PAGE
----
and beautiful it is  but this is kind of a modern
version of  it done with some of the stuff that that
  that we've
done and just to show you a  little slant of it
so I I can
edit this as I'm as I'm
but I can this
completely differently than the way you  might think so
for instance the the code  behind
these paragraphs is the  justification
and the editor for
come to  about 23 lines of
code in one of the  languages we developed to
do this and  I'm not gonna explain exactly
how we did  this but I'll just give you a little  flavor of
what's actually going on here  so
you can think of this as swarm  programming
so what we have is thousands  and thousands
of parallel processes  running
at the same time and these are  all objects
so the slowest simplest
  way you can think of doing
problem  here is well
just follow the guy in  front of
you if you don't have anybody  in front of you you know where to go if
you're over the margin tell the guy in  front of you and if somebody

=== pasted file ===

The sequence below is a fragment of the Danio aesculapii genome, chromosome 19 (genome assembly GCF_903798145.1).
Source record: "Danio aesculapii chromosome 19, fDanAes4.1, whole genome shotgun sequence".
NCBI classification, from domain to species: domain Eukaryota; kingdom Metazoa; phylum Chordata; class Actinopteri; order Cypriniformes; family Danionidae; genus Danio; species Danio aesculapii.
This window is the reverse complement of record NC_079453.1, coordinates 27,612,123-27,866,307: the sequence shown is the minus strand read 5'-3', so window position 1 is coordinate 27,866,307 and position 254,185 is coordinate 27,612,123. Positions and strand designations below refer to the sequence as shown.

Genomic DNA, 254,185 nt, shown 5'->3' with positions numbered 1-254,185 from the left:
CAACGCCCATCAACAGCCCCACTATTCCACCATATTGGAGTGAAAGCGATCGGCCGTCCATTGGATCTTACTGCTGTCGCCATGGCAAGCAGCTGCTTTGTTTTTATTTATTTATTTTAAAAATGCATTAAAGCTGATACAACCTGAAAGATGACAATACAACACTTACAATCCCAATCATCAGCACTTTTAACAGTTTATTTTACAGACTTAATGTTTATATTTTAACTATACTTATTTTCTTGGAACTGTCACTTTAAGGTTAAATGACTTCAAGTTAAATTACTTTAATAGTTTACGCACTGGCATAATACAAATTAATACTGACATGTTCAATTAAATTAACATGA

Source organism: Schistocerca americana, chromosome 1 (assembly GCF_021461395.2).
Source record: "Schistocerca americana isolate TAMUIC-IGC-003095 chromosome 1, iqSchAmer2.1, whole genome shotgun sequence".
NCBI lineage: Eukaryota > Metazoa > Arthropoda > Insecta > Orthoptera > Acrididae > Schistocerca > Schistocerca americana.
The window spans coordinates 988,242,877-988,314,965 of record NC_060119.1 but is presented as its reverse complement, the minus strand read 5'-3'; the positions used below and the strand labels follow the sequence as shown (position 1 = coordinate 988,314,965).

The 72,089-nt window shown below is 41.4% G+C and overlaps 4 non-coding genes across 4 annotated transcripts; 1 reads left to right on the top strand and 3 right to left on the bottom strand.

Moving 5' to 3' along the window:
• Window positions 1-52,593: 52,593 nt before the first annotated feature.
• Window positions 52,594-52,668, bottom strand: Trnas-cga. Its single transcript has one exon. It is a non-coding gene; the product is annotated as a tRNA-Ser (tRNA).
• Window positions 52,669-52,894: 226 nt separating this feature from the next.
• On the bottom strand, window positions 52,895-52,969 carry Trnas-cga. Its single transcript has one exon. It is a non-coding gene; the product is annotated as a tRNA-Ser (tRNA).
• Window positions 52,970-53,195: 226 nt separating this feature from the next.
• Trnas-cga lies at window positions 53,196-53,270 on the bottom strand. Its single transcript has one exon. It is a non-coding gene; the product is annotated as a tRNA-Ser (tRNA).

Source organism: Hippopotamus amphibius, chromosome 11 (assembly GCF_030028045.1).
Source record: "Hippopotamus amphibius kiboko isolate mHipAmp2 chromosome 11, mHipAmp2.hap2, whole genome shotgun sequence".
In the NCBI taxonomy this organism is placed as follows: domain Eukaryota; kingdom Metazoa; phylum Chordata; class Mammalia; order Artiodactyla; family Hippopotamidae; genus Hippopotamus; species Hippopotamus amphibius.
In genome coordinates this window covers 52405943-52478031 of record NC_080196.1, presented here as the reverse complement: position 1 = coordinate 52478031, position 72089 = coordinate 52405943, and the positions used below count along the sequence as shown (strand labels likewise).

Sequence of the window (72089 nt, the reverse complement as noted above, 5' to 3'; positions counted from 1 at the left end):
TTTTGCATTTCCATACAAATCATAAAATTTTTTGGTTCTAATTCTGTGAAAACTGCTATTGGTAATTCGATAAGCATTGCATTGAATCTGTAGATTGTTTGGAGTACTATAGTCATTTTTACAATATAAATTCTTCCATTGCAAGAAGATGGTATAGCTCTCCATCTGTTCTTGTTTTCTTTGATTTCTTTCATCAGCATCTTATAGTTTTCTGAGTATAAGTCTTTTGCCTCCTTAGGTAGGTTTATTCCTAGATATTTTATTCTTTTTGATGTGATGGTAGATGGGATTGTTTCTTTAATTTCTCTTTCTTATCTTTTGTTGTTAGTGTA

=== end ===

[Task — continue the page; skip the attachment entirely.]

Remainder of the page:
tells you  they're on the margin and you're the  first there's
a blank in front of you  then go to the next line all right so  that's
four things that do a text
  justification Oulu
sore anything they're  just all running and
they're related to  each other so we call this particles
and  fields type programming and there's a  lot of
it in this in the system and
you  notice that I've embedded a view of the
  entire document recursively into it so
  that was operating at the same time so  this is basically
this kind of stuff in  which each part
of the thing has been  mathematize dand done in a separate
programming language and of course we  have to make the programming
to do it we have to make the tools to  make the programming
languages to do it  and
what we don't try to do so these are  the three main
operating systems and  won't
tell you which one the lemon is  but
they're all big and we
want to avoid  apples and oranges comparison
the  stuff that we're doing is is not
there's  nothing that we can do that can
be  honestly compared to
what Microsoft or  Apple do because they